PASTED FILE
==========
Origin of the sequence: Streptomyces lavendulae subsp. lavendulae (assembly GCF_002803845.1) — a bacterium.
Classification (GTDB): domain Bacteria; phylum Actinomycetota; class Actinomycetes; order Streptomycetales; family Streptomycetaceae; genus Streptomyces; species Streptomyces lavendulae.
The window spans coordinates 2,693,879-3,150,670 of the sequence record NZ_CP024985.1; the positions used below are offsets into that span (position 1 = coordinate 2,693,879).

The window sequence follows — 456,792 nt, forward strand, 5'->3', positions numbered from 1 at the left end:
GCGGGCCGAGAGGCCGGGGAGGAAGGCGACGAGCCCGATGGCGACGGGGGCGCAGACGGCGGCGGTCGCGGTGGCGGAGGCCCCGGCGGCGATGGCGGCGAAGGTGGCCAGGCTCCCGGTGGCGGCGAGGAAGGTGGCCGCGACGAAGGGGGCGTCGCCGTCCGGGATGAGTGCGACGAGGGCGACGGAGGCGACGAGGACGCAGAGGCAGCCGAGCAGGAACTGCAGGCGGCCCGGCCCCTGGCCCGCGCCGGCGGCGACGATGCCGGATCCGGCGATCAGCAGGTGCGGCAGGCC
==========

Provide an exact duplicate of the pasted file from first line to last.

Origin of the sequence: Streptomyces lavendulae subsp. lavendulae (assembly GCF_002803845.1) — a bacterium.
Classification (GTDB): domain Bacteria; phylum Actinomycetota; class Actinomycetes; order Streptomycetales; family Streptomycetaceae; genus Streptomyces; species Streptomyces lavendulae.
The window spans coordinates 2,693,879-3,150,670 of the sequence record NZ_CP024985.1; the positions used below are offsets into that span (position 1 = coordinate 2,693,879).

The window sequence follows — 456,792 nt, forward strand, 5'->3', positions numbered from 1 at the left end:
GCGGGCCGAGAGGCCGGGGAGGAAGGCGACGAGCCCGATGGCGACGGGGGCGCAGACGGCGGCGGTCGCGGTGGCGGAGGCCCCGGCGGCGATGGCGGCGAAGGTGGCCAGGCTCCCGGTGGCGGCGAGGAAGGTGGCCGCGACGAAGGGGGCGTCGCCGTCCGGGATGAGTGCGACGAGGGCGACGGAGGCGACGAGGACGCAGAGGCAGCCGAGCAGGAACTGCAGGCGGCCCGGCCCCTGGCCCGCGCCGGCGGCGACGATGCCGGATCCGGCGATCAGCAGGTGCGGCAGGCC